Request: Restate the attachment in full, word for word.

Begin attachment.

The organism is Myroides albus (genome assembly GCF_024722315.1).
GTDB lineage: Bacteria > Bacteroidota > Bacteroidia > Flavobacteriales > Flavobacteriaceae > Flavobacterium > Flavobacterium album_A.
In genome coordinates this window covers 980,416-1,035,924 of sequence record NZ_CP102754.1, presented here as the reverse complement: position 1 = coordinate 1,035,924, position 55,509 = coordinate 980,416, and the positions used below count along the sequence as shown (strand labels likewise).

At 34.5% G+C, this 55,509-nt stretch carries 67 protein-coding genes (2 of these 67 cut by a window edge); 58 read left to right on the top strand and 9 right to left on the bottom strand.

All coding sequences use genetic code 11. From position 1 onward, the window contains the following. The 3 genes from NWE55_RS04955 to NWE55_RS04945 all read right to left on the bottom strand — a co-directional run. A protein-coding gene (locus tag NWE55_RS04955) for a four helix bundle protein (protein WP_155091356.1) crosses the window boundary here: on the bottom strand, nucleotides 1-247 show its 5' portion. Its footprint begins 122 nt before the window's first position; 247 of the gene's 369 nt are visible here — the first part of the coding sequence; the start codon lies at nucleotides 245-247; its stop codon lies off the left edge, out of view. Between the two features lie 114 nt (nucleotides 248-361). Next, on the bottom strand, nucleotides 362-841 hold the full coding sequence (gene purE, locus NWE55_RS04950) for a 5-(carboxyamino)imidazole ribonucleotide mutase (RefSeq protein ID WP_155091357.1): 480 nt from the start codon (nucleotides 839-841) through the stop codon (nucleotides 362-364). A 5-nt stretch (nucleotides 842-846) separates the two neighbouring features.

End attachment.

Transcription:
The organism is Myroides albus (genome assembly GCF_024722315.1).
GTDB lineage: Bacteria > Bacteroidota > Bacteroidia > Flavobacteriales > Flavobacteriaceae > Flavobacterium > Flavobacterium album_A.
In genome coordinates this window covers 980,416-1,035,924 of sequence record NZ_CP102754.1, presented here as the reverse complement: position 1 = coordinate 1,035,924, position 55,509 = coordinate 980,416, and the positions used below count along the sequence as shown (strand labels likewise).

At 34.5% G+C, this 55,509-nt stretch carries 67 protein-coding genes (2 of these 67 cut by a window edge); 58 read left to right on the top strand and 9 right to left on the bottom strand.

All coding sequences use genetic code 11. From position 1 onward, the window contains the following. The 3 genes from NWE55_RS04955 to NWE55_RS04945 all read right to left on the bottom strand — a co-directional run. A protein-coding gene (locus tag NWE55_RS04955) for a four helix bundle protein (protein WP_155091356.1) crosses the window boundary here: on the bottom strand, nucleotides 1-247 show its 5' portion. Its footprint begins 122 nt before the window's first position; 247 of the gene's 369 nt are visible here — the first part of the coding sequence; the start codon lies at nucleotides 245-247; its stop codon lies off the left edge, out of view. Between the two features lie 114 nt (nucleotides 248-361). Next, on the bottom strand, nucleotides 362-841 hold the full coding sequence (gene purE, locus NWE55_RS04950) for a 5-(carboxyamino)imidazole ribonucleotide mutase (RefSeq protein ID WP_155091357.1): 480 nt from the start codon (nucleotides 839-841) through the stop codon (nucleotides 362-364). A 5-nt stretch (nucleotides 842-846) separates the two neighbouring features.